Five years after the deaths of Olga and Ekaterina, those girls who had witnessed the violent deaths of their mothers picked up where their mothers had left off. Alexandra and Anna met in the same place, the birch grove, and had the same seconds, their own governesses. This time there was a clear victor: Alexandra Zavarova slew Anna Polesova and redeemed her dead mother's honor.

6. MADAME MARIE-ROSE ASTIÉ DE VALSAYRE VS. MISS SHELBY // MARCH 1886

Artist's rendition of Astié de Valsayre vs. Miss Shelby, Illustrated Police News, 10/04/1886. // The History Blog 

Weapon(s) of Choice: Swords

Madame Marie-Rose Astié de Valsayre was notorious in France for her vocal advocacy of feminist causes, which included women being allowed to wear trousers, get the vote, and have equal access to all professions as well as equal pay. She was also a doctor, inspired to learn the profession after serving as a nurse during the Franco-Prussian War (1870), an author—and an accomplished fencer. She founded a fencing club for women which dovetailed neatly into another favorite cause of hers: encouraging mothers to breast-feed their own children rather than employing wet nurses. The sport, she noted, is great for the pecs and thus great for nursing moms.

The American Miss Shelby was a doctor too, and it was a discussion over the comparative merits of French and American women doctors that sparked the animosity between them. Each considered their compatriots superior and things got heated. Miss Shelby may or may not have called Madame de Valsayre an idiot. Whatever the precise nature of the provocation, Astié gave Miss Shelby the classic glove slap to the face and a duel with swords ensued. They faced off in Belgium on the battlefield of Waterloo. In the second pass, Astié de Valsayre lightly wounded Miss Shelby on the arm, drawing first blood. Astié de Valsayre was declared the winner and the honor of France was restored.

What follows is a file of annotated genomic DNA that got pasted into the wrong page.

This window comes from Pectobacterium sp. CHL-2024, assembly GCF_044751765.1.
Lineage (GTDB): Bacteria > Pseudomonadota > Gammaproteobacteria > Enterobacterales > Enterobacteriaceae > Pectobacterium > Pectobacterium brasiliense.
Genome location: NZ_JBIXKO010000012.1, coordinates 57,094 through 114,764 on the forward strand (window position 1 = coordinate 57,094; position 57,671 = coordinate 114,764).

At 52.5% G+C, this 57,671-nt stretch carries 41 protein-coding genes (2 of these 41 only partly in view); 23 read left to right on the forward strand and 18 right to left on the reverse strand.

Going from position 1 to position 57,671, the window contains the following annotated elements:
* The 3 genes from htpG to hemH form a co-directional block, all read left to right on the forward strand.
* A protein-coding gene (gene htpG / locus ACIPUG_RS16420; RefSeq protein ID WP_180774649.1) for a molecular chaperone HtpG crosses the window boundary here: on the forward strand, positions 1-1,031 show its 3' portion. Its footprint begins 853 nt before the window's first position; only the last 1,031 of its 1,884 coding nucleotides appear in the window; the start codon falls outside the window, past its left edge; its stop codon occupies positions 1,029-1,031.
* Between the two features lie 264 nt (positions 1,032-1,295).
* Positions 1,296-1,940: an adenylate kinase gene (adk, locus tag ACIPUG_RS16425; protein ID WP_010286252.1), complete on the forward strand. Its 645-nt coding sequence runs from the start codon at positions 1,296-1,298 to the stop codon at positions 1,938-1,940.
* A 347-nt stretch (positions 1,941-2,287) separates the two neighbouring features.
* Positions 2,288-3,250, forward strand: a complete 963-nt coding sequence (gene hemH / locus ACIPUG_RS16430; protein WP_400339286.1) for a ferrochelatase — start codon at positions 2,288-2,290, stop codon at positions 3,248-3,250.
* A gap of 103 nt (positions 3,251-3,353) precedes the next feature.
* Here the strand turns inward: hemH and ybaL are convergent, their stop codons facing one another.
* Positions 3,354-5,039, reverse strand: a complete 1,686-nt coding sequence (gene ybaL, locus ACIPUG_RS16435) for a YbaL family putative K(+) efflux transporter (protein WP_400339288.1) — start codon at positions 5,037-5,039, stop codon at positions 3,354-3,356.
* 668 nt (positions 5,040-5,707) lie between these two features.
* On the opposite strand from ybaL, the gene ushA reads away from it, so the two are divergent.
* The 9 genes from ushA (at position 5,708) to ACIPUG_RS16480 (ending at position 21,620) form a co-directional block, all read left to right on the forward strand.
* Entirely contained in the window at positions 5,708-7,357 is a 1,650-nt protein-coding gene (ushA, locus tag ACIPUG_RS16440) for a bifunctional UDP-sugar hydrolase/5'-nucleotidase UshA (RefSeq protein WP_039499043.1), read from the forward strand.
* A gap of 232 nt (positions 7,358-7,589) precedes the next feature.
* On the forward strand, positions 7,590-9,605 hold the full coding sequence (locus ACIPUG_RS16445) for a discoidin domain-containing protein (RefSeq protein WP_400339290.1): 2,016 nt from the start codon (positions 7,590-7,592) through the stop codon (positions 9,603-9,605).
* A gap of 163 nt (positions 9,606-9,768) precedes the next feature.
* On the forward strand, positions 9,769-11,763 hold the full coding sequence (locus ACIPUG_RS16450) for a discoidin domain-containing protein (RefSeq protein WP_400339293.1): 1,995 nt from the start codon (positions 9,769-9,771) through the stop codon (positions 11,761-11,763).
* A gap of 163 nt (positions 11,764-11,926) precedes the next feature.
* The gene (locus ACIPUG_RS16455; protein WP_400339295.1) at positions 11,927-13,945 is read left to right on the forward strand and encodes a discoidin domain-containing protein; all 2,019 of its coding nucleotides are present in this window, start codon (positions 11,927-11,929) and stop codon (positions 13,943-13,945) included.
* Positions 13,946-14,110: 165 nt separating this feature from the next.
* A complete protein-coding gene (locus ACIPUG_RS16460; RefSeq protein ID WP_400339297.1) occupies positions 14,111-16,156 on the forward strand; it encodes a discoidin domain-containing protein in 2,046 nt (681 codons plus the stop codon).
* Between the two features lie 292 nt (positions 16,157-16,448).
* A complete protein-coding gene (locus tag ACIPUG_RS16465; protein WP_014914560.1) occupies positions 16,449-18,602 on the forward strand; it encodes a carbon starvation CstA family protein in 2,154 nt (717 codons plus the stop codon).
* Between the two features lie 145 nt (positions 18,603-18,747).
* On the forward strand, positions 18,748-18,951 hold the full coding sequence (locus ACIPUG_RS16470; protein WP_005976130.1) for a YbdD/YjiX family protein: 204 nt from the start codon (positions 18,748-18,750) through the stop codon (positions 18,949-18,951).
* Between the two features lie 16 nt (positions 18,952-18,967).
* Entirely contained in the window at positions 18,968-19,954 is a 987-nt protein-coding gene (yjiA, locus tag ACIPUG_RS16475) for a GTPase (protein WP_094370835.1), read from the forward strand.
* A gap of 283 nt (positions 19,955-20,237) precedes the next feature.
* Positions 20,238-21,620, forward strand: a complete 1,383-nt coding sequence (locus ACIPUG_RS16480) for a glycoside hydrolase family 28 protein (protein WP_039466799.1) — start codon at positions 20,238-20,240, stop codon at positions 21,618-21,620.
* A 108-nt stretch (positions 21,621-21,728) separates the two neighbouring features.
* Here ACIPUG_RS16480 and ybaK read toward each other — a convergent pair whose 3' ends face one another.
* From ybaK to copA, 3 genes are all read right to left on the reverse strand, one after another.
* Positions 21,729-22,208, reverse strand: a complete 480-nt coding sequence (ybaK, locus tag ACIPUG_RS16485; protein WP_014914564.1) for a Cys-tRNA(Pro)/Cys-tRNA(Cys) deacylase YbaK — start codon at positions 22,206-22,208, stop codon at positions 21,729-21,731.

There were no hard feelings. Astié gave Miss Shelby a shoutout as her "loyal adversary" a month later when she wrote to Catherine Booth, co-founder of the Salvation Army, informing her that unless she took her "pernicious doctrines" back home to England, Astié would be forced to demand satisfaction at arms. Mrs. Booth, then 57 years old and a pacifist who was against shedding blood even in self-defense, refused to respond to the provocation.

7. PRINCESS PAULINE METTERNICH VS. THE COUNTESS KIELMANNSEGG // AUGUST 1892

Princess Pauline Metternich, portrait by Edgar Degas, ca. 1865. // The History Blog

Weapon(s) of Choice: Rapiers

This is arguably the epitome of duels between high society women of the Victorian period. Princess Pauline Metternich was the granddaughter of statesman and Napoleonic-era giant Prince Klemens Wenzel von Metternich and the wife of his son Prince Richard von Metternich. (Yup, she married her uncle, her mother's half-brother.) A trendsetter, patron of the arts, and fixture of society in Paris and Vienna in the second half of the 19th century, Princess Pauline was of course involved in many charitable organizations. It was in her capacity as Honorary President of the Vienna Musical and Theatrical Exhibition that she quarreled with the Countess Kilmannsegg, wife of the Statthalter of Lower Austria and President of the Ladies Committee of the Vienna Musical and Theatrical Exhibition, apparently over the flower arrangements for the exhibition.